Pastor Dorothy Caldwell notes in her introduction that the congregation agreed to attempt to truly understand the situation in Bethlehem during Advent. "We realized we needed to grow, and then Sheila called offering this- how providential," she says wryly.

Finan explains that the Middle East Crisis Response group formed during last summer's bombing of Lebanon. "We decided we were in it for the long haul. People need information they are not getting, because peace needs to be based on real negotiation, respect for both sides, and for justice."

Haikal speaks first. She is recently retired from her post as headmistress of the Kortuba School for grades 1-10 in Hebron, one of the communities where the conflict between Israeli settlers and Palestinians is most intense. The old city, she explains, existed before 3500 BC. During the 1980s, six Israeli settlements were established there- angular white apartment buildings, built atop what had been schools and markets. Those areas, now under Israeli control, are festering sores in the city's daily life- a street, for example, restricted to all-Israeli car traffic while Palestinian families who live there must walk some 300 meters to reach their homes. Citizens are challenged at checkpoints and stopped and frisked at whim.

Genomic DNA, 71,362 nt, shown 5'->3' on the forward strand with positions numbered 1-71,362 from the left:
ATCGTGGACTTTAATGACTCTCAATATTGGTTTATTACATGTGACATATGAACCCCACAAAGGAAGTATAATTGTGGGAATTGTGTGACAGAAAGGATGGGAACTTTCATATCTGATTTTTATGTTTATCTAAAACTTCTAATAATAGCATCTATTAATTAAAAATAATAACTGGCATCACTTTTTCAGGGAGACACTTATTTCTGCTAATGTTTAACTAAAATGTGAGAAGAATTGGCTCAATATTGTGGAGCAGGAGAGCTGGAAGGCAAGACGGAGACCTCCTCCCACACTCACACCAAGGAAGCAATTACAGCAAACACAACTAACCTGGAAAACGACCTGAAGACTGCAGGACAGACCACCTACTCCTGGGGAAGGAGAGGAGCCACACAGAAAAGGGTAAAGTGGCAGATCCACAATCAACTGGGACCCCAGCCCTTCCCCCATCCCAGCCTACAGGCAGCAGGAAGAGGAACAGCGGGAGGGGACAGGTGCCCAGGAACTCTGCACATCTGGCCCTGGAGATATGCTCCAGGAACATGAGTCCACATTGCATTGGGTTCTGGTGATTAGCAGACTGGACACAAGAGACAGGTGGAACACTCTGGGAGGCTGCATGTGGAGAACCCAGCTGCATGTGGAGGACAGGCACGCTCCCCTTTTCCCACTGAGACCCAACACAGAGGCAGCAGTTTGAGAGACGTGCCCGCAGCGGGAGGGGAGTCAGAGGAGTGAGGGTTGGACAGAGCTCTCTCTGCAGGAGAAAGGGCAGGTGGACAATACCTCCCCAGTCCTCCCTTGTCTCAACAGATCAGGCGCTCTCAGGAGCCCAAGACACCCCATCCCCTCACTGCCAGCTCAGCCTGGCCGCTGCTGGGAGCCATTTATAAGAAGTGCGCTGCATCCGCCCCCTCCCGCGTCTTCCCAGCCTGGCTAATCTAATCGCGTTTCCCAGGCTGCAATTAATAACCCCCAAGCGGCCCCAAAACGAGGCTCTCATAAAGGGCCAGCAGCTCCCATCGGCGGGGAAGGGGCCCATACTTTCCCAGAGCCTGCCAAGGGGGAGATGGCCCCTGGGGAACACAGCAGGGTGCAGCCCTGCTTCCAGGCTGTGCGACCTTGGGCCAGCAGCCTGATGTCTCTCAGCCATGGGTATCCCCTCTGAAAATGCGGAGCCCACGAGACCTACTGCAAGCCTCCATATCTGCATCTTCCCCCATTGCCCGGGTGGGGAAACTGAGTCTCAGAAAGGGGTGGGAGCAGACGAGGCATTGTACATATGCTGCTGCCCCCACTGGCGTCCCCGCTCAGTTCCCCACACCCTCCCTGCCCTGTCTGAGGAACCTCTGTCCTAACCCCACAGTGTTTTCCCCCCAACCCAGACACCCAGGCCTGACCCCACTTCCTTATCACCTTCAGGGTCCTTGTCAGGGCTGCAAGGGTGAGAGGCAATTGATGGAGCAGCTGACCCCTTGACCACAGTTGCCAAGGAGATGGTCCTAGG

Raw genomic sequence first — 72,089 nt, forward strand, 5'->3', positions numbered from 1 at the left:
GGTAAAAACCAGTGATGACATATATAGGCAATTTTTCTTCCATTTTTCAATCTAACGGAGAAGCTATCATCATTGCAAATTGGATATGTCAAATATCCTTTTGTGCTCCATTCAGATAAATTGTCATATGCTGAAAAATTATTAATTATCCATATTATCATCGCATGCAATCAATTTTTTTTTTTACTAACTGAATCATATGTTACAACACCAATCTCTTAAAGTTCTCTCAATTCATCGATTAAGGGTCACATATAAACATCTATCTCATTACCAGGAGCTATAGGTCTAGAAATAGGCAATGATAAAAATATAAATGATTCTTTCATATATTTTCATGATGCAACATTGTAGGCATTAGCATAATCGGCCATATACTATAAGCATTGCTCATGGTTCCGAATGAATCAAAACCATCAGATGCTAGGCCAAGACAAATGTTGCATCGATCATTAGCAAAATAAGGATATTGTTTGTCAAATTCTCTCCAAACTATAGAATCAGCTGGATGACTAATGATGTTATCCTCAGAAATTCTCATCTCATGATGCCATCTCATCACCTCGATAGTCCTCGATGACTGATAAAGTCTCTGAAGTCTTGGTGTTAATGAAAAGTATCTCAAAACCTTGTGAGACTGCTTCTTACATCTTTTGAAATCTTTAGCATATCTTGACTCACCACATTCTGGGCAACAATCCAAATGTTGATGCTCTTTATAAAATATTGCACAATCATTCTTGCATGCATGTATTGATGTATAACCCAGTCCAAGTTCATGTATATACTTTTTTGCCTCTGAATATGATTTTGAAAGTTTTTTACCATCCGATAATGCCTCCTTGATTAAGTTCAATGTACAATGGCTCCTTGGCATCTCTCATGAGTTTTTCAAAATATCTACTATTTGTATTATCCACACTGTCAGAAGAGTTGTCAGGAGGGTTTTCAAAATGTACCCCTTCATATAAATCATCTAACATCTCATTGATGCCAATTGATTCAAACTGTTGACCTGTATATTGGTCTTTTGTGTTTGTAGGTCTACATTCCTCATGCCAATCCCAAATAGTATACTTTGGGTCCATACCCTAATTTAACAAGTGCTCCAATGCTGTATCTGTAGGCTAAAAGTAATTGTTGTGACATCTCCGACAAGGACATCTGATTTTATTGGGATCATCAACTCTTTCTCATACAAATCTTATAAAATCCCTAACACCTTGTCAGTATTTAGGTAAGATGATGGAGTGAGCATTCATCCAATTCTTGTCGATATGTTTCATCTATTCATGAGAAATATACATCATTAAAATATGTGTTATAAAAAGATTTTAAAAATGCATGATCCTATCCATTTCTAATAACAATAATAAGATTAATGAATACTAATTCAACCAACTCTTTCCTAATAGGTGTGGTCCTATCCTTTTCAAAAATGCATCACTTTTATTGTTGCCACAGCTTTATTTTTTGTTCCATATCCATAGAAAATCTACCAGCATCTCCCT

Haikal illustrates her narrative with slides and video footage, and some of it is extremely hard to watch. Tensions between settlers and prior residents can and do boil over at the sites of ancient wonders; the biblical King David and Abraham both resided in Hebron. Stones are thrown and people bleed, often, including Haikal's own daughter. Life has become horribly difficult; the comparison that comes to mind is the world Anne Frank described under Nazi occupation, or perhaps life in a maximum security prison. At least some of the settlers and those who come to visit the settlements are amped up and ready to make trouble; clashes and arrests, shouts and screams and blood, are the stuff of daily life.